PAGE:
Hip Arthroplasty is a surgical procedure in which a painful hip joint is replaced by an artificial prosthetic implant to relieve the pain. It is commonly called Hip Replacement.
Depending on the damaged section, surgery can be Total Hip Replacement (THR) or Partial Hip Replacement surgery.
In total hip replacement, both the ball and the socket of the hip joint are replaced with implants made of different elements including metal, plastic and ceramic components. Total hip replacement surgery provides better mobility to the patients and puts an end to severe hip pain.
Partial hip replacementinvolves the replacement of only the femoral head (ball) of the hip joint. The socket of the joint is not replaced.
The indications that a patient requires hip joint replacement are:
Osteoarthritis in the hip joint: This is one of the most common reasons for hip replacement surgery. This disease causes a breakage in the cartilage of the joint, resulting in excessive pain.
Rheumatoid arthritis: This disease causes stiffness and swelling of the hip joint, limiting the activity of the joint and causing pain.
Osteonecrosis: This problem is caused by a reduced flow of blood to the bones in the hip joint, resulting in breakage of the bones.
Bone tumors: Tumors in the bone break down the hip joint and inhibit normal functioning of the bones.
The surgeon will recommend the following
Stop taking certain medicines
X-ray and MRI
Losing the extra weight helps you speed up the recovery after the surgery
The surgeon will examine movement of hip joint and strength of muscles. Since hip replacement surgery causes some blood loss, the patients will be asked to manage blood donation sources.
Movement after the surgery will be restricted, hence the surgeon will recommend to arrange for the suitable devices for assitance.
Hip Replacement Surgery is performed by an experienced orthopedic surgeon or a specialist joint replacement surgeon.
During the procedure, the surgeon will follow these steps
General or spinal anesthesia is administered.
Incision is made over the hip, and layers of tissues are moved to gain access to hip joint
Damanged portion of the hip joint is removed, and replaced by artificial prosthetic implant
Incision is sutured
After the surgery, to prevent clotting of blood the surgeon will encourage the patient to walk with assistance. The patient may be asked to wear compression stockings to keep pressure on the hip. Blood thinners will be prescribed.
Usually the patients can resume their work after 6 to 12 weeks of surgery.
The surgeon will advise the following for early recovery:
Take small steps while walking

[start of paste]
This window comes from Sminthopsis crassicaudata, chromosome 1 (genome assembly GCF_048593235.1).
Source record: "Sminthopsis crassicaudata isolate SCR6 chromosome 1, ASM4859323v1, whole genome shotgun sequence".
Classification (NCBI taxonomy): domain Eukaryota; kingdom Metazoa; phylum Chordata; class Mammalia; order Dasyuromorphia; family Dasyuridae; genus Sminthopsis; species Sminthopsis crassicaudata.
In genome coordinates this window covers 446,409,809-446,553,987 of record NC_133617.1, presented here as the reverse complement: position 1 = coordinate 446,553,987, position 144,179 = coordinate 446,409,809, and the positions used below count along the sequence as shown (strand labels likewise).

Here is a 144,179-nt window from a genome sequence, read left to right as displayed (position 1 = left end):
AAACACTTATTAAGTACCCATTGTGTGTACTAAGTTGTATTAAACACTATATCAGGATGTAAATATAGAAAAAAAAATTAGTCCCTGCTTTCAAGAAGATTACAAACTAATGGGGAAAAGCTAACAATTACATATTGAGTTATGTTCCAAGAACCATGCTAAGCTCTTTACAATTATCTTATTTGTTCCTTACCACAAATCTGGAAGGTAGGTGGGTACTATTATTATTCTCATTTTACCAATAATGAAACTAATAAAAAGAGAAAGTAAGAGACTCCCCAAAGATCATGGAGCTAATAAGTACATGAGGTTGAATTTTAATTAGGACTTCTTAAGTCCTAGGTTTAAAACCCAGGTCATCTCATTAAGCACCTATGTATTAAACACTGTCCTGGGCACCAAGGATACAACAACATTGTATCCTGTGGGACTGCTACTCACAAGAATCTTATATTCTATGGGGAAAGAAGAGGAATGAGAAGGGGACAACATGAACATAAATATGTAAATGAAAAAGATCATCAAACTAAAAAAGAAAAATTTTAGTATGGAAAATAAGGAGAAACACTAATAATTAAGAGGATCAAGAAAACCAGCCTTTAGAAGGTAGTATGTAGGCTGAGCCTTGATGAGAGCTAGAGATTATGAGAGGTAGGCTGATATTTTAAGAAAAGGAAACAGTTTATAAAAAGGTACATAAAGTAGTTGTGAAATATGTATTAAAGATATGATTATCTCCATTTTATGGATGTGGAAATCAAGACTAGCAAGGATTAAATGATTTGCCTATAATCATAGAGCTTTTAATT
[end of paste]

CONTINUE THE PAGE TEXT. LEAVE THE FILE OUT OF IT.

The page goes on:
Sit with your legs open and avoid crossing them over each other in order to reduce the pressure and pain
Use raised chairs and toilet seats for easing the pressure over the hips
Avoid engaging in activities that involve bending your hip more than 90°
Do no twist your hips and avoid indulging in strenuous activities
Avoid alcohol consumption
Risk and Complication
The risks and complications associated with hip replacement surgery include:
Blood clots: Some patients can develop blood clots in the leg veins (deep vein thrombosis, or DVT) after surgery. This can cause pain and /or swelling in the legs. Blood clots can even travel to your lung, heart or rarely your brain and can affect you severely.
Infection: Bacteria can trigger infections at the incision site and in the deeper tissue near your new hip. Most of the infections are treated with antibiotics, but in case you get a major infection near your prosthesis, surgery is the only cure for it.
Fracture: Some portions of your hip joint may get fractured during surgery. Small fractures can heal without any special assistance. Larger fractures need grafting and other correction techniques.
Dislocation: Post surgery, the ball of the hip joint can come out of the socket and become dislodged due to certain positions
Loosening of the joint: Hip replacement surgery can cause unstable and loose joints. This can cause pain in the hip with surgery being the only solution to fix this problem.
Change in the length of leg: In very rare cases, the leg’s length might change, making one leg shorter or longer than the other one.
Hip replacement is also known as hip arthroplasty and partial hip replacement is also known as hip hemiarthroplasty.
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